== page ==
The enthalpy is a thermodynamic property whose change under conditions of constant temperature and pressure determines the heat energy of a substance or system associated with a chemical reaction or physical process. Being a state function, it is represented by the capital letter H, where ΔH is its variation.
It is one of the most fundamental extensive properties for studying the thermochemistry of many reactions; that is to say, we speak of the detachment or absorption of heat between the reaction medium and its surroundings. Thus, we say that a reaction is exothermic if its ΔH is negative (ΔH <0), or endothermic if it is positive (ΔH> 0).
Ice, for example, has an enthalpy, H ice , while water also has its own enthalpy, H water . When ice melts, an enthalpy variation occurs, called ΔH fus or heat of fusion (H water -H ice ). The enthalpy of water is higher than that of ice, causing the ΔH fus for ice to be positive and have a value of +6.01 kJ / mol.
Enthalpy and its variation are usually expressed in units of joule or calories. The enthalpy change +6.01 kJ / mol indicates that a mole of ice must absorb 6.01 kJ of heat energy or heat to melt.
Enthalpy and its variation
Enthalpy itself is incalculable, because it depends on variables that are difficult to measure accurately. A good comparison would be to want to measure the total volume of the oceans: there will always be portions of it below the earth or scattered between the continents. For this reason, and in practice, H cannot be determined; but yes ΔH.
To arrive at a mathematical expression that allows the calculation of ΔH, we must first start from the fundamental definition of enthalpy:
H = U + PV
Being U the internal energy of the system or substance in question, and PV the pressure-volume work that this system exerts on the surroundings in order to exist. Since we are interested in calculating ΔH and not H, we have:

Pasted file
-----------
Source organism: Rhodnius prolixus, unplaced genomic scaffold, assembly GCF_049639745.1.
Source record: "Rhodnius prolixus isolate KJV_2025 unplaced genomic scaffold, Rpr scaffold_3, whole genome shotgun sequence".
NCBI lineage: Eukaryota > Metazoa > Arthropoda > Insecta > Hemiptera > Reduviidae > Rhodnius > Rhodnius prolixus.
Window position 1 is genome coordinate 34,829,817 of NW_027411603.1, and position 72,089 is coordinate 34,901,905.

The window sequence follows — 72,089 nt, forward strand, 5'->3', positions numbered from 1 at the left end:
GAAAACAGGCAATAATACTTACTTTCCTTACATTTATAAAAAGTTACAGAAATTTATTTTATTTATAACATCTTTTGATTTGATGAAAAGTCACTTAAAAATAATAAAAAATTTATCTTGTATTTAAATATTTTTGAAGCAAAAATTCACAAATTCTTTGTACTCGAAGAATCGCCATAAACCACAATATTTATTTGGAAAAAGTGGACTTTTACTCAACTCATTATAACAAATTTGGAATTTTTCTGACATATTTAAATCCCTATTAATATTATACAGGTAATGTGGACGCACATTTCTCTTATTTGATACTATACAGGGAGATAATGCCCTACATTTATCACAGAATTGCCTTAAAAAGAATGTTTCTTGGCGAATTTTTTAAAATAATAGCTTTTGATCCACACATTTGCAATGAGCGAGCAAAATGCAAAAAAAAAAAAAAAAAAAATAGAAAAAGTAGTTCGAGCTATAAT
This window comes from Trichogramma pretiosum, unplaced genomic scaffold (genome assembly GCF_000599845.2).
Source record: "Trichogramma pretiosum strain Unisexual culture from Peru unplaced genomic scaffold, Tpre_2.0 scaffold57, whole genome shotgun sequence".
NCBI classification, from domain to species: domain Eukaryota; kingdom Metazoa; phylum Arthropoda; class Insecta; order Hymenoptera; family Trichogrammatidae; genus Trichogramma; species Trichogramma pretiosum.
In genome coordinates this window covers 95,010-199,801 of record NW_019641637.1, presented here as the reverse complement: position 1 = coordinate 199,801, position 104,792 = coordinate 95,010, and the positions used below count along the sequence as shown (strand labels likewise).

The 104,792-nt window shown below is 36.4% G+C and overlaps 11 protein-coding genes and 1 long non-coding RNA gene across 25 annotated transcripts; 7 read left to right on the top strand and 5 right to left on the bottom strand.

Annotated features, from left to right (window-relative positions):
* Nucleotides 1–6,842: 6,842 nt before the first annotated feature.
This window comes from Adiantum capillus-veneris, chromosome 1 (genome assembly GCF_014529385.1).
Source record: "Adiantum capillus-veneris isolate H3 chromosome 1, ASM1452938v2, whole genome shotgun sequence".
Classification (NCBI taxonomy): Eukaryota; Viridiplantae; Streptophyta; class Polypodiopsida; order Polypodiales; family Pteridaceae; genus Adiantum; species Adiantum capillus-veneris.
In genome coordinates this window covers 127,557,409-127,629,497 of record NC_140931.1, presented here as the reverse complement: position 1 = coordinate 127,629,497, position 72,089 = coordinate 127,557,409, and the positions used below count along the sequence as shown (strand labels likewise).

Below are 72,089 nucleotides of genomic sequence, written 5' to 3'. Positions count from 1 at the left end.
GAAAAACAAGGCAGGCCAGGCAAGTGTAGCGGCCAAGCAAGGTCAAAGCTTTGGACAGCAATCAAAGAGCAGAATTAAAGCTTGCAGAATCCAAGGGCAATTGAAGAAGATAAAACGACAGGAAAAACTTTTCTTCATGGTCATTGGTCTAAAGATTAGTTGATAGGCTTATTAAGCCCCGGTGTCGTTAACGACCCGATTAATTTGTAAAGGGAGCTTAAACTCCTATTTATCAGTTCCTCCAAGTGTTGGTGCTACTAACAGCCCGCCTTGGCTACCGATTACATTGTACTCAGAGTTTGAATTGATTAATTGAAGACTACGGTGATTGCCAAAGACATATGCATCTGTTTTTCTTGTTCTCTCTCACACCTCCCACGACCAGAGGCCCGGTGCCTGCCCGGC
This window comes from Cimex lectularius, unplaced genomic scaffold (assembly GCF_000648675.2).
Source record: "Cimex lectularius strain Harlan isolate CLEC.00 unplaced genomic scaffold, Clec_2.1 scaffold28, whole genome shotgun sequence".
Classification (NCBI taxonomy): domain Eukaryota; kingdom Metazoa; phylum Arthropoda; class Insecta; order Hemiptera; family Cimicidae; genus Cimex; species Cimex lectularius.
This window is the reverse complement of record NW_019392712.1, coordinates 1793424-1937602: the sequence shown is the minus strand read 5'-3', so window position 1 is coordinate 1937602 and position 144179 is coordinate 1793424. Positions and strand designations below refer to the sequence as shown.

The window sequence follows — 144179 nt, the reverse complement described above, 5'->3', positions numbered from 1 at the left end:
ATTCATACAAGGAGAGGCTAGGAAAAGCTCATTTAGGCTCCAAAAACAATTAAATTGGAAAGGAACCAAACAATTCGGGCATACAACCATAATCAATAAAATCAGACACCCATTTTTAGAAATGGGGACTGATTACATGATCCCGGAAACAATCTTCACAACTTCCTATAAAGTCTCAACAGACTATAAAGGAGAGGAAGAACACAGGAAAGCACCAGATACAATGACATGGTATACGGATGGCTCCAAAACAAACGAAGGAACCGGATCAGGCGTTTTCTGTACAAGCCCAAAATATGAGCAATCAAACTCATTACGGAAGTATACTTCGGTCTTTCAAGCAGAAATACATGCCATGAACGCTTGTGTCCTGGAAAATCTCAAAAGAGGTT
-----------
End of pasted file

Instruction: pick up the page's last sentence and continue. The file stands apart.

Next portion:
ΔH = ΔU + Δ (PV)
If the pressure is constant, the equation will be:
ΔH = ΔU + PΔV
We know on the other hand that:
ΔU = q + w
Being q the heat and w the work. Substituting we have:
ΔH = q + w + PΔV
But also, we know that:
w = – PΔV
ΔH = q – PΔV + PΔV
ΔH = q
That is, the ΔH for a reaction or process, carried out under constant pressure, will be equal to the heat q generated or absorbed.
Enthalpy changes of reactions
The assumption that the pressure remains constant is possible if the reaction occurs under the earth’s atmosphere . For example, the ice in winter landscapes melts without experiencing any pressure other than that of our atmosphere. On the other hand, it also applies to reactions in liquid media, or those that do not produce large amounts of gases.
These reactions absorb or release heat q equal to ΔH, which in turn, is the difference in enthalpies between products and reactants:
ΔH = H Products – H Reactants
It is common practice to speak of ΔH and H as if they were the same: the two are called enthalpies. However, when it comes to types, H is unique for each substance or system; while ΔH, on the other hand, is subject to the nature of the reaction or process itself.